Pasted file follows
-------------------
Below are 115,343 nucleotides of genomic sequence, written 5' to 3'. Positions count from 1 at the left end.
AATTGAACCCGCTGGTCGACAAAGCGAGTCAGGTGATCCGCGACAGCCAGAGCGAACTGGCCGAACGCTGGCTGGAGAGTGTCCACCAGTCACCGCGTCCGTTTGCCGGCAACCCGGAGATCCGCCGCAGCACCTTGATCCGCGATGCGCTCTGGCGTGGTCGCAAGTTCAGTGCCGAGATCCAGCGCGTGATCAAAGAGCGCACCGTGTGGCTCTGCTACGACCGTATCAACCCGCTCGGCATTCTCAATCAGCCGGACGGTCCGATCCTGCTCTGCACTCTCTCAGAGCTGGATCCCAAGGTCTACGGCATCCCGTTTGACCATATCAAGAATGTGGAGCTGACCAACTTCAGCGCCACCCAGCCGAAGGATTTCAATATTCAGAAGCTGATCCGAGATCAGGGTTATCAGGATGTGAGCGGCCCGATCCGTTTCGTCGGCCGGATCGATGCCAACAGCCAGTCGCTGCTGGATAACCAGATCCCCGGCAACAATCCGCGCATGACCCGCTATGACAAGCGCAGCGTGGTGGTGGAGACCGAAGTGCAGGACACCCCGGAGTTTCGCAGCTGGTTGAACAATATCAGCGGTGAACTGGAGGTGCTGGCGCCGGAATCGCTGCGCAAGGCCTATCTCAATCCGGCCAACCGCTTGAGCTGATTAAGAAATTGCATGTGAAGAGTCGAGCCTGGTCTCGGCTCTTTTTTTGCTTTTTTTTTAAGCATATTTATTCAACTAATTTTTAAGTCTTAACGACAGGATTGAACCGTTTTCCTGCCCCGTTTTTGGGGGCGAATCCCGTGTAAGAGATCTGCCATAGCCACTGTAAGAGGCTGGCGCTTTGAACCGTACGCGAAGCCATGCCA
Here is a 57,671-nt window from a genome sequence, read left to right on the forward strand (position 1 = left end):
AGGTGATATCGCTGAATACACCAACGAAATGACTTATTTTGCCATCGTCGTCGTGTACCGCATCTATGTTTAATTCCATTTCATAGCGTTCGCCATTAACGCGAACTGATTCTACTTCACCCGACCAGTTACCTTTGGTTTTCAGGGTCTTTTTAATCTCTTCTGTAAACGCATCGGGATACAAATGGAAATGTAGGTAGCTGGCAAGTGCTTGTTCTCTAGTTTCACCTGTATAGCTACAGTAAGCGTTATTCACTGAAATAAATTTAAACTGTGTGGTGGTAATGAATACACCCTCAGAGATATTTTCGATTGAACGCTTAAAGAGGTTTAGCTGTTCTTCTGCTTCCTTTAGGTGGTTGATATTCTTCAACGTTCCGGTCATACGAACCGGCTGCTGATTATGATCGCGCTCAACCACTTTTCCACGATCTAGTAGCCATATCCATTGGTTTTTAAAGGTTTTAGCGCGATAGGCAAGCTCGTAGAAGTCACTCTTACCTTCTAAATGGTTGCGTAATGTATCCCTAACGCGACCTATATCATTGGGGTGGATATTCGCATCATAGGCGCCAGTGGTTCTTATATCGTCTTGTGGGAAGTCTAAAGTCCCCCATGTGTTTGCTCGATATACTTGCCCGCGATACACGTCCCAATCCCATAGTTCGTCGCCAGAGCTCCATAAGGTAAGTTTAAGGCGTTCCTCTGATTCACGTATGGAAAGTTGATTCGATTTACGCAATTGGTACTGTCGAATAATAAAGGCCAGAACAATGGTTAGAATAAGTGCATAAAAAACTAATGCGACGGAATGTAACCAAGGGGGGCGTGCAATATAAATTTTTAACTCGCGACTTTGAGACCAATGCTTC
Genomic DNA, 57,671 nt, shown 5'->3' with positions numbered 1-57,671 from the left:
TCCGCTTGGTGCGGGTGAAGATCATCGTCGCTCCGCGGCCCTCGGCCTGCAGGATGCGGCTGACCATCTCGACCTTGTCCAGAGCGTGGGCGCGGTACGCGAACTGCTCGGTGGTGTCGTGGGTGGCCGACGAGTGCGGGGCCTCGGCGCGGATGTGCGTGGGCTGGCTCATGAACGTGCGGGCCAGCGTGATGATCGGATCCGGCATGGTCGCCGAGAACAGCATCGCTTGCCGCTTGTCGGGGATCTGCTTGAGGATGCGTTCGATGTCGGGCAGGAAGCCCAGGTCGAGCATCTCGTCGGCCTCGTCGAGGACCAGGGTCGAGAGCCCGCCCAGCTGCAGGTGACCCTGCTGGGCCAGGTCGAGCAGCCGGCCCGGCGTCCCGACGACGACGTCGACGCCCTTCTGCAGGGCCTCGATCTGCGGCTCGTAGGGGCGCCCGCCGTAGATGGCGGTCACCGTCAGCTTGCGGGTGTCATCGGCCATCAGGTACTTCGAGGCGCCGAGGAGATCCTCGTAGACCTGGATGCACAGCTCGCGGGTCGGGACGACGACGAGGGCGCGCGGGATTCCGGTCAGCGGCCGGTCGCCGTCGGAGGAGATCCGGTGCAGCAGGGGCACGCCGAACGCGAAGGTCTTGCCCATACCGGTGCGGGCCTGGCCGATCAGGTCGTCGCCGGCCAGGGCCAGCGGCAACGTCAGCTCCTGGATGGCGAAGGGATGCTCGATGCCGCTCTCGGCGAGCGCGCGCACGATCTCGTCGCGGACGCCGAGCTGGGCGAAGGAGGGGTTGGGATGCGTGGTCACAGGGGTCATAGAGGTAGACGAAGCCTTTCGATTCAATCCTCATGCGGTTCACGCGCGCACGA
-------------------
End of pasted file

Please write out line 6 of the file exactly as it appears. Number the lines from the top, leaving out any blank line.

TCCGCTTGGTGCGGGTGAAGATCATCGTCGCTCCGCGGCCCTCGGCCTGCAGGATGCGGCTGACCATCTCGACCTTGTCCAGAGCGTGGGCGCGGTACGCGAACTGCTCGGTGGTGTCGTGGGTGGCCGACGAGTGCGGGGCCTCGGCGCGGATGTGCGTGGGCTGGCTCATGAACGTGCGGGCCAGCGTGATGATCGGATCCGGCATGGTCGCCGAGAACAGCATCGCTTGCCGCTTGTCGGGGATCTGCTTGAGGATGCGTTCGATGTCGGGCAGGAAGCCCAGGTCGAGCATCTCGTCGGCCTCGTCGAGGACCAGGGTCGAGAGCCCGCCCAGCTGCAGGTGACCCTGCTGGGCCAGGTCGAGCAGCCGGCCCGGCGTCCCGACGACGACGTCGACGCCCTTCTGCAGGGCCTCGATCTGCGGCTCGTAGGGGCGCCCGCCGTAGATGGCGGTCACCGTCAGCTTGCGGGTGTCATCGGCCATCAGGTACTTCGAGGCGCCGAGGAGATCCTCGTAGACCTGGATGCACAGCTCGCGGGTCGGGACGACGACGAGGGCGCGCGGGATTCCGGTCAGCGGCCGGTCGCCGTCGGAGGAGATCCGGTGCAGCAGGGGCACGCCGAACGCGAAGGTCTTGCCCATACCGGTGCGGGCCTGGCCGATCAGGTCGTCGCCGGCCAGGGCCAGCGGCAACGTCAGCTCCTGGATGGCGAAGGGATGCTCGATGCCGCTCTCGGCGAGCGCGCGCACGATCTCGTCGCGGACGCCGAGCTGGGCGAAGGAGGGGTTGGGATGCGTGGTCACAGGGGTCATAGAGGTAGACGAAGCCTTTCGATTCAATCCTCATGCGGTTCACGCGCGCACGA